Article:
US5885849A (en) * 1995-03-28 1999-03-23 Tessera, Inc. Methods of making microelectronic assemblies
US5801446A (en) * 1995-03-28 1998-09-01 Tessera, Inc. Microelectronic connections with solid core joining units
US5699609A (en) * 1995-04-12 1997-12-23 Allen-Bradley Company, Inc. Method of making power substrate assembly
US5791552A (en) * 1995-05-24 1998-08-11 Methode Electronics Inc Assembly including fine-pitch solder bumping and method of forming
US5812372A (en) * 1996-06-07 1998-09-22 International Business Machines Corporation Tube in plate heat sink
US5826643A (en) * 1996-06-07 1998-10-27 International Business Machines Corporation Method of cooling electronic devices using a tube in plate heat sink
US6173759B1 (en) 1996-06-07 2001-01-16 International Business Machines Corporation Method of cooling electronic devices using a tube in plate heat sink
US6196444B1 (en) 1996-07-17 2001-03-06 International Business Machines Corporation Method and apparatus for soldering ball grid array modules to substrates
US6296173B2 (en) 1996-07-17 2001-10-02 International Business Machines Corporation Method and apparatus for soldering ball grid array modules to substrates
US5924622A (en) * 1996-07-17 1999-07-20 International Business Machines Corp. Method and apparatus for soldering ball grid array modules to substrates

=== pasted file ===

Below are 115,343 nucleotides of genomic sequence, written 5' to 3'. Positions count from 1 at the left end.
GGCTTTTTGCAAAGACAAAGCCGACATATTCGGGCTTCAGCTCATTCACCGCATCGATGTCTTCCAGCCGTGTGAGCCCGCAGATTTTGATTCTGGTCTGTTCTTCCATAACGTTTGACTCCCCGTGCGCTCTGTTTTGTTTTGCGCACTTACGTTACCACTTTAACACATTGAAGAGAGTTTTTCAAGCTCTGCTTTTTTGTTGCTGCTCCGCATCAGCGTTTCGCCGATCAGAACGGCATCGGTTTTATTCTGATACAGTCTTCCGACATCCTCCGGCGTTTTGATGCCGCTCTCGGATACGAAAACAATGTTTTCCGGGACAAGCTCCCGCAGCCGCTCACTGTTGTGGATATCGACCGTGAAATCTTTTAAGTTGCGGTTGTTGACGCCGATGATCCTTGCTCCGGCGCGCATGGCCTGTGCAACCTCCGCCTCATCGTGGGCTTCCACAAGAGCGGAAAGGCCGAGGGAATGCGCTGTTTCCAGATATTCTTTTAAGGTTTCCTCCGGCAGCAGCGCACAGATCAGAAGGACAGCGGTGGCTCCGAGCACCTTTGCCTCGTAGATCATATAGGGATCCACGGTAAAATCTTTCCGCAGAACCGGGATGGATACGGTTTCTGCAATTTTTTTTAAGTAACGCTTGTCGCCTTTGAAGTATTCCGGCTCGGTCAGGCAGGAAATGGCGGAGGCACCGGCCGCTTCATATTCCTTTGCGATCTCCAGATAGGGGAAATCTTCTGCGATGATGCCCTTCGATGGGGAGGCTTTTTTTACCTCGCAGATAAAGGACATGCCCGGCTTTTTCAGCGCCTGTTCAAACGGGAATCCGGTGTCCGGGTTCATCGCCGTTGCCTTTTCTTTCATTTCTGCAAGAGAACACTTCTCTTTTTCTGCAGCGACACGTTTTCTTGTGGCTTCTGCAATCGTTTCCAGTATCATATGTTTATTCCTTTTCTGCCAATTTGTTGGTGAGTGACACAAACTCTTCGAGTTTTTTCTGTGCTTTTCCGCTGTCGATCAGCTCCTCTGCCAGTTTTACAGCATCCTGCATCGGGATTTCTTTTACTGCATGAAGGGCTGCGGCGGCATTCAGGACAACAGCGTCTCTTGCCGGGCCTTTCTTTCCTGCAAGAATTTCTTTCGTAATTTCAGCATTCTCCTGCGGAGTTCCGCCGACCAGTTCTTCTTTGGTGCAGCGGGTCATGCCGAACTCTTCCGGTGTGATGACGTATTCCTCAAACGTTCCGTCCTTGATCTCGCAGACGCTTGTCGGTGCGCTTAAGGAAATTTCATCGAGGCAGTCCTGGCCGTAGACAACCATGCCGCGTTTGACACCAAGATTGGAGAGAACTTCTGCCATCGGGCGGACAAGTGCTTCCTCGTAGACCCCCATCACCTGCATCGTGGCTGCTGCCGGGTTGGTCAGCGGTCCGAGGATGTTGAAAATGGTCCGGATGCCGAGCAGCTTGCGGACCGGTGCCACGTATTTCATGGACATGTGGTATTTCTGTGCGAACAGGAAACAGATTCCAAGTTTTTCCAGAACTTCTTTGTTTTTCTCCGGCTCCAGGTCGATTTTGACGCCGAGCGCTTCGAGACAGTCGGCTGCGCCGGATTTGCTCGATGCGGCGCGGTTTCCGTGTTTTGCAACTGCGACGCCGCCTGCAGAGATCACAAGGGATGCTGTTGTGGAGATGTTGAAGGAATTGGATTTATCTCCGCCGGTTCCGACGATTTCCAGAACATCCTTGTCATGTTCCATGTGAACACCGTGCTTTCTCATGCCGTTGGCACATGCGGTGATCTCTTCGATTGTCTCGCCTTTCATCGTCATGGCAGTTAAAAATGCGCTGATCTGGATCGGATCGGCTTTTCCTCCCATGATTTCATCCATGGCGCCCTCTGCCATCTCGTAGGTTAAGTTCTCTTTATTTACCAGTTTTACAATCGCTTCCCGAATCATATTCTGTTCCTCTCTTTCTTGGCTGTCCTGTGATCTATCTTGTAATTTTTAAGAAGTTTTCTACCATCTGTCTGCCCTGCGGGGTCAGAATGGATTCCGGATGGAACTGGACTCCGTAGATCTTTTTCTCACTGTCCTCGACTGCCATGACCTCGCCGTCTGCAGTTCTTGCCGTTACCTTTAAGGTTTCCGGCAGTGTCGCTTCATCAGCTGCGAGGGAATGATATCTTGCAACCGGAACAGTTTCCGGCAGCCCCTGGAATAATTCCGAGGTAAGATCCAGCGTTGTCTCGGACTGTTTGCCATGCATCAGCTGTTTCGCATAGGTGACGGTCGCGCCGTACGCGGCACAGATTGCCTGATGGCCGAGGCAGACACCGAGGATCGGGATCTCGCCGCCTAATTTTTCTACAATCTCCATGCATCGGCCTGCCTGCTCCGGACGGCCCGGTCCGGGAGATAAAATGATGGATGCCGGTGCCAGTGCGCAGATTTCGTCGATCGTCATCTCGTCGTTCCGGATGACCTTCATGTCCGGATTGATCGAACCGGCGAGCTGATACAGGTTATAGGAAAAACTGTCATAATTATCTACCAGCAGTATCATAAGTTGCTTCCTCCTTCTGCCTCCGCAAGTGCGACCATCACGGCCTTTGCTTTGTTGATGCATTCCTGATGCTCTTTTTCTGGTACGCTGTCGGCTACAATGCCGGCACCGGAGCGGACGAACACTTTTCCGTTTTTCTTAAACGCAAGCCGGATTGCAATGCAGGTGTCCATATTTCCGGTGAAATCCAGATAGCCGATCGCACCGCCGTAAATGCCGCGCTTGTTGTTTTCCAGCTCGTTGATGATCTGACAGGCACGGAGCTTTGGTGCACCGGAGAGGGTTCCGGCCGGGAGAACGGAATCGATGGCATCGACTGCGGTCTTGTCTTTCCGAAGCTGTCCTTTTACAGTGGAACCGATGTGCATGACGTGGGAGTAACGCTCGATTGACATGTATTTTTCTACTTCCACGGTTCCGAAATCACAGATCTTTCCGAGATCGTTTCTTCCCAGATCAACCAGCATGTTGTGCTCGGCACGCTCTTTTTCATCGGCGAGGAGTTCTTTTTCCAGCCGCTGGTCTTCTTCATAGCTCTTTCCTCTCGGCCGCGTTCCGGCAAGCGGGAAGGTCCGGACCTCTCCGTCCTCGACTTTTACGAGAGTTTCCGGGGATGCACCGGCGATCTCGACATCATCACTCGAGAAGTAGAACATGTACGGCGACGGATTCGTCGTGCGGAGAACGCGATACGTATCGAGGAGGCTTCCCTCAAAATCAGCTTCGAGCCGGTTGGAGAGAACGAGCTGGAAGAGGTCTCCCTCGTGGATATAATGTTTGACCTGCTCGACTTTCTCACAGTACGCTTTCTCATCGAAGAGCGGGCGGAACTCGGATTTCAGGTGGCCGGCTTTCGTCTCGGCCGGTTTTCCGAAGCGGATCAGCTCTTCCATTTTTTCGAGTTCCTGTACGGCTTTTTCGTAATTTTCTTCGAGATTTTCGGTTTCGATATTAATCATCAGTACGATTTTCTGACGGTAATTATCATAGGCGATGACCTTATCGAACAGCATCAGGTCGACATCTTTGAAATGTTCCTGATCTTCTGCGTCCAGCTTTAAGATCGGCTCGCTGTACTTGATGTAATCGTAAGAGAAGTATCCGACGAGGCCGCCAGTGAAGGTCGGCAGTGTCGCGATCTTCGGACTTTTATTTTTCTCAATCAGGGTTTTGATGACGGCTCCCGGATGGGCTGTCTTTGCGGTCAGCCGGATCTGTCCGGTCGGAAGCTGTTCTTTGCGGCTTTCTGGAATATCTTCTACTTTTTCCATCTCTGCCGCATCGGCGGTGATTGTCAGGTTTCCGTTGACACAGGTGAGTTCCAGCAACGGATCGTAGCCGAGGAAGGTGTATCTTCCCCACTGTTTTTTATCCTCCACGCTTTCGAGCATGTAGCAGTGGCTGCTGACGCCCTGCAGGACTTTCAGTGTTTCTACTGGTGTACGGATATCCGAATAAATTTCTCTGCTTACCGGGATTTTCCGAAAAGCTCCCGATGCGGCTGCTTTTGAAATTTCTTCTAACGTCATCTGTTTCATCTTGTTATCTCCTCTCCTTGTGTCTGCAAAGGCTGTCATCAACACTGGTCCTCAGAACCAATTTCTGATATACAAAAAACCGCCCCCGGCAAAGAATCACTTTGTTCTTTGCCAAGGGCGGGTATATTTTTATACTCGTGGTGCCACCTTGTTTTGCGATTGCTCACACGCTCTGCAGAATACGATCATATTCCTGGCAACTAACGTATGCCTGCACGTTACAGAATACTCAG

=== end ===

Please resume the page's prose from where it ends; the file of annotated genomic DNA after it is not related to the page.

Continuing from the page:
US6323096B1 (en) * 1996-10-10 2001-11-27 General Electric Company Method for fabricating a flexible interconnect film with resistor and capacitor layers
US6283359B1 (en) 1998-04-30 2001-09-04 International Business Machines Corporation Method for enhancing fatigue life of ball grid arrays
US6158644A (en) * 1998-04-30 2000-12-12 International Business Machines Corporation Method for enhancing fatigue life of ball grid arrays
US6202917B1 (en) * 1998-08-19 2001-03-20 Hughes Electronics Corporation Co-processing of adhesive curing and solder reflow in an electronic assembly operation
US6595408B1 (en) 1998-10-07 2003-07-22 Micron Technology, Inc. Method of attaching solder balls to BGA package utilizing a tool to pick and dip the solder ball in flux prior to placement
US6844216B2 (en) 1998-10-07 2005-01-18 Micron Technology, Inc. Method of attaching solder balls to BGA package utilizing a tool to pick and dip the solder ball in flux
US6533159B1 (en) 1998-10-07 2003-03-18 Micron Technology, Inc. Apparatus for attaching solder balls to BGA package utilizing a tool to pick and dip the solder ball in flux
US7644853B2 (en) 1998-10-07 2010-01-12 Micron Technology, Inc. Apparatus for attaching solder balls to BGA package utilizing a tool to pick and dip the solder ball in flux
US6957760B2 (en) 1998-10-07 2005-10-25 Micron Technology, Inc. Apparatus for attaching solder balls to BGA package utilizing a tool to pick and dip the solder ball in flux
US20060027624A1 (en) * 1998-10-07 2006-02-09 Cobbley Chad A Apparatus for attaching solder balls to BGA package utilizing a tool to pick and dip the solder ball in flux
US20030111508A1 (en) * 1998-10-07 2003-06-19 Cobbley Chad A. Apparatus for attaching solder balls to BGA package utilizing a tool to pick and dip the solder ball in flux
US20030121957A1 (en) * 1998-10-07 2003-07-03 Cobbley Chad A. Method of attaching solder balls to BGA package utilizing a tool to pick and dip the solder ball in flux